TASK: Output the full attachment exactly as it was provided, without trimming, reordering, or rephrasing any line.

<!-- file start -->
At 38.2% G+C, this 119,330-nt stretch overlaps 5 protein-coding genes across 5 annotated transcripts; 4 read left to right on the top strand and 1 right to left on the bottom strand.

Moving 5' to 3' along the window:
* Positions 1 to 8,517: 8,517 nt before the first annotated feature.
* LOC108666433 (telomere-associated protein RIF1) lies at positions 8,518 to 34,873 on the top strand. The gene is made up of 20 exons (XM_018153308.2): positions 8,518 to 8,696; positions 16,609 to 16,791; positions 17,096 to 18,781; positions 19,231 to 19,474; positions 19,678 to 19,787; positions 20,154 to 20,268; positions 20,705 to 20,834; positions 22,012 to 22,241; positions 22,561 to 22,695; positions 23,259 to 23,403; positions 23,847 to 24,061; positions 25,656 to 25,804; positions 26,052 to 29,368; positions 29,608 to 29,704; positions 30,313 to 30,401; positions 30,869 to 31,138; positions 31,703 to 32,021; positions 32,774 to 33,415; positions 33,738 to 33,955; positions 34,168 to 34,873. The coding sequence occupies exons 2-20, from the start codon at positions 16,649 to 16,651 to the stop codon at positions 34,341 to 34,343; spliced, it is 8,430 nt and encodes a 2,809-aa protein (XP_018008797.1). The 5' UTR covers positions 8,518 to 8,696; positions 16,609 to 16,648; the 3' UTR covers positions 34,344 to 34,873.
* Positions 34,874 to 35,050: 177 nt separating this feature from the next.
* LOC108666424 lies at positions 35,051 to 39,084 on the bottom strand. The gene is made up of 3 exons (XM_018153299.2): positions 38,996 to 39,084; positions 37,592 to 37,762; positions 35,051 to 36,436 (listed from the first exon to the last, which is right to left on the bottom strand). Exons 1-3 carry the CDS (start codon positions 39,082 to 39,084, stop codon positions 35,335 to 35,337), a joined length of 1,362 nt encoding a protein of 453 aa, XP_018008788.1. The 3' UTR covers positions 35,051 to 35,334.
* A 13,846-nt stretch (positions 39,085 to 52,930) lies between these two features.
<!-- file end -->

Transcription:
At 38.2% G+C, this 119,330-nt stretch overlaps 5 protein-coding genes across 5 annotated transcripts; 4 read left to right on the top strand and 1 right to left on the bottom strand.

Moving 5' to 3' along the window:
* Positions 1 to 8,517: 8,517 nt before the first annotated feature.
* LOC108666433 (telomere-associated protein RIF1) lies at positions 8,518 to 34,873 on the top strand. The gene is made up of 20 exons (XM_018153308.2): positions 8,518 to 8,696; positions 16,609 to 16,791; positions 17,096 to 18,781; positions 19,231 to 19,474; positions 19,678 to 19,787; positions 20,154 to 20,268; positions 20,705 to 20,834; positions 22,012 to 22,241; positions 22,561 to 22,695; positions 23,259 to 23,403; positions 23,847 to 24,061; positions 25,656 to 25,804; positions 26,052 to 29,368; positions 29,608 to 29,704; positions 30,313 to 30,401; positions 30,869 to 31,138; positions 31,703 to 32,021; positions 32,774 to 33,415; positions 33,738 to 33,955; positions 34,168 to 34,873. The coding sequence occupies exons 2-20, from the start codon at positions 16,649 to 16,651 to the stop codon at positions 34,341 to 34,343; spliced, it is 8,430 nt and encodes a 2,809-aa protein (XP_018008797.1). The 5' UTR covers positions 8,518 to 8,696; positions 16,609 to 16,648; the 3' UTR covers positions 34,344 to 34,873.
* Positions 34,874 to 35,050: 177 nt separating this feature from the next.
* LOC108666424 lies at positions 35,051 to 39,084 on the bottom strand. The gene is made up of 3 exons (XM_018153299.2): positions 38,996 to 39,084; positions 37,592 to 37,762; positions 35,051 to 36,436 (listed from the first exon to the last, which is right to left on the bottom strand). Exons 1-3 carry the CDS (start codon positions 39,082 to 39,084, stop codon positions 35,335 to 35,337), a joined length of 1,362 nt encoding a protein of 453 aa, XP_018008788.1. The 3' UTR covers positions 35,051 to 35,334.
* A 13,846-nt stretch (positions 39,085 to 52,930) lies between these two features.